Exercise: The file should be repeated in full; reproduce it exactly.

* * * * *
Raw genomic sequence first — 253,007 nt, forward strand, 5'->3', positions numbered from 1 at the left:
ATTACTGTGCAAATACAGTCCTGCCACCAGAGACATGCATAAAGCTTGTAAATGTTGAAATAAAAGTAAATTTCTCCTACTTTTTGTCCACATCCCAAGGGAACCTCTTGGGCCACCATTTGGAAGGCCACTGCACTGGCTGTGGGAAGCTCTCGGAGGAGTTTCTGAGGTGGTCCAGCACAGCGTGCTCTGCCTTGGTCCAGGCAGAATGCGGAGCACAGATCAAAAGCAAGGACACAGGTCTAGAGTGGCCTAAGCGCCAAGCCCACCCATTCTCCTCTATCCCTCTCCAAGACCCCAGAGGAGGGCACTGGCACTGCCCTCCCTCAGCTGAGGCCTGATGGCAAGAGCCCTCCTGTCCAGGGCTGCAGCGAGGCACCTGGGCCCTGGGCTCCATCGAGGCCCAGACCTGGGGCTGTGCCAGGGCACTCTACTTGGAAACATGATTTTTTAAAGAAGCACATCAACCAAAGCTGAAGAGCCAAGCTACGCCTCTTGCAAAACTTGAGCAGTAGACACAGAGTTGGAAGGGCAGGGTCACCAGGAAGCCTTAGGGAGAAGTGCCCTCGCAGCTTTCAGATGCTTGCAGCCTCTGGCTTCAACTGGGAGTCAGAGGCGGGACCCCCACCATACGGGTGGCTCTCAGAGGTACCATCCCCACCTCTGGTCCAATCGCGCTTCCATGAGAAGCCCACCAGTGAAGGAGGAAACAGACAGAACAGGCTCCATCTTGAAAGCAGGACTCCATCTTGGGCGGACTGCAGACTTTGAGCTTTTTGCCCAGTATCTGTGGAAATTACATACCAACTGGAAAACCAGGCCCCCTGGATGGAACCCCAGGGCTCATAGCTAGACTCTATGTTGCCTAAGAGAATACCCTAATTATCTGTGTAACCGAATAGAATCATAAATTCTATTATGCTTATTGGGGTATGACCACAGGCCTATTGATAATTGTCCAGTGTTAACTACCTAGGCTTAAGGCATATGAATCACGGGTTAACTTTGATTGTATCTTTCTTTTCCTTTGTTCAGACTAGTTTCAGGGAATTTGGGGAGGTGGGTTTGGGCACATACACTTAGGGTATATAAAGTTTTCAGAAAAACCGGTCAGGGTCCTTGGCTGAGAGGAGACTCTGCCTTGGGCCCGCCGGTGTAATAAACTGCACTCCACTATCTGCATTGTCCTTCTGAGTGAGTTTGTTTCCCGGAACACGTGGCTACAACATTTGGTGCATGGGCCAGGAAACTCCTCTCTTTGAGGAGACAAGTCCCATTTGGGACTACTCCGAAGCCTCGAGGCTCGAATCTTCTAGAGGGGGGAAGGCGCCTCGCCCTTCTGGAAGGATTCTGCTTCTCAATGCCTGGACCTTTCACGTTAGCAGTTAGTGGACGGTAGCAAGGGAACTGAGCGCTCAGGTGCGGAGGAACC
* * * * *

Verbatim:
Raw genomic sequence first — 253,007 nt, forward strand, 5'->3', positions numbered from 1 at the left:
ATTACTGTGCAAATACAGTCCTGCCACCAGAGACATGCATAAAGCTTGTAAATGTTGAAATAAAAGTAAATTTCTCCTACTTTTTGTCCACATCCCAAGGGAACCTCTTGGGCCACCATTTGGAAGGCCACTGCACTGGCTGTGGGAAGCTCTCGGAGGAGTTTCTGAGGTGGTCCAGCACAGCGTGCTCTGCCTTGGTCCAGGCAGAATGCGGAGCACAGATCAAAAGCAAGGACACAGGTCTAGAGTGGCCTAAGCGCCAAGCCCACCCATTCTCCTCTATCCCTCTCCAAGACCCCAGAGGAGGGCACTGGCACTGCCCTCCCTCAGCTGAGGCCTGATGGCAAGAGCCCTCCTGTCCAGGGCTGCAGCGAGGCACCTGGGCCCTGGGCTCCATCGAGGCCCAGACCTGGGGCTGTGCCAGGGCACTCTACTTGGAAACATGATTTTTTAAAGAAGCACATCAACCAAAGCTGAAGAGCCAAGCTACGCCTCTTGCAAAACTTGAGCAGTAGACACAGAGTTGGAAGGGCAGGGTCACCAGGAAGCCTTAGGGAGAAGTGCCCTCGCAGCTTTCAGATGCTTGCAGCCTCTGGCTTCAACTGGGAGTCAGAGGCGGGACCCCCACCATACGGGTGGCTCTCAGAGGTACCATCCCCACCTCTGGTCCAATCGCGCTTCCATGAGAAGCCCACCAGTGAAGGAGGAAACAGACAGAACAGGCTCCATCTTGAAAGCAGGACTCCATCTTGGGCGGACTGCAGACTTTGAGCTTTTTGCCCAGTATCTGTGGAAATTACATACCAACTGGAAAACCAGGCCCCCTGGATGGAACCCCAGGGCTCATAGCTAGACTCTATGTTGCCTAAGAGAATACCCTAATTATCTGTGTAACCGAATAGAATCATAAATTCTATTATGCTTATTGGGGTATGACCACAGGCCTATTGATAATTGTCCAGTGTTAACTACCTAGGCTTAAGGCATATGAATCACGGGTTAACTTTGATTGTATCTTTCTTTTCCTTTGTTCAGACTAGTTTCAGGGAATTTGGGGAGGTGGGTTTGGGCACATACACTTAGGGTATATAAAGTTTTCAGAAAAACCGGTCAGGGTCCTTGGCTGAGAGGAGACTCTGCCTTGGGCCCGCCGGTGTAATAAACTGCACTCCACTATCTGCATTGTCCTTCTGAGTGAGTTTGTTTCCCGGAACACGTGGCTACAACATTTGGTGCATGGGCCAGGAAACTCCTCTCTTTGAGGAGACAAGTCCCATTTGGGACTACTCCGAAGCCTCGAGGCTCGAATCTTCTAGAGGGGGGAAGGCGCCTCGCCCTTCTGGAAGGATTCTGCTTCTCAATGCCTGGACCTTTCACGTTAGCAGTTAGTGGACGGTAGCAAGGGAACTGAGCGCTCAGGTGCGGAGGAACC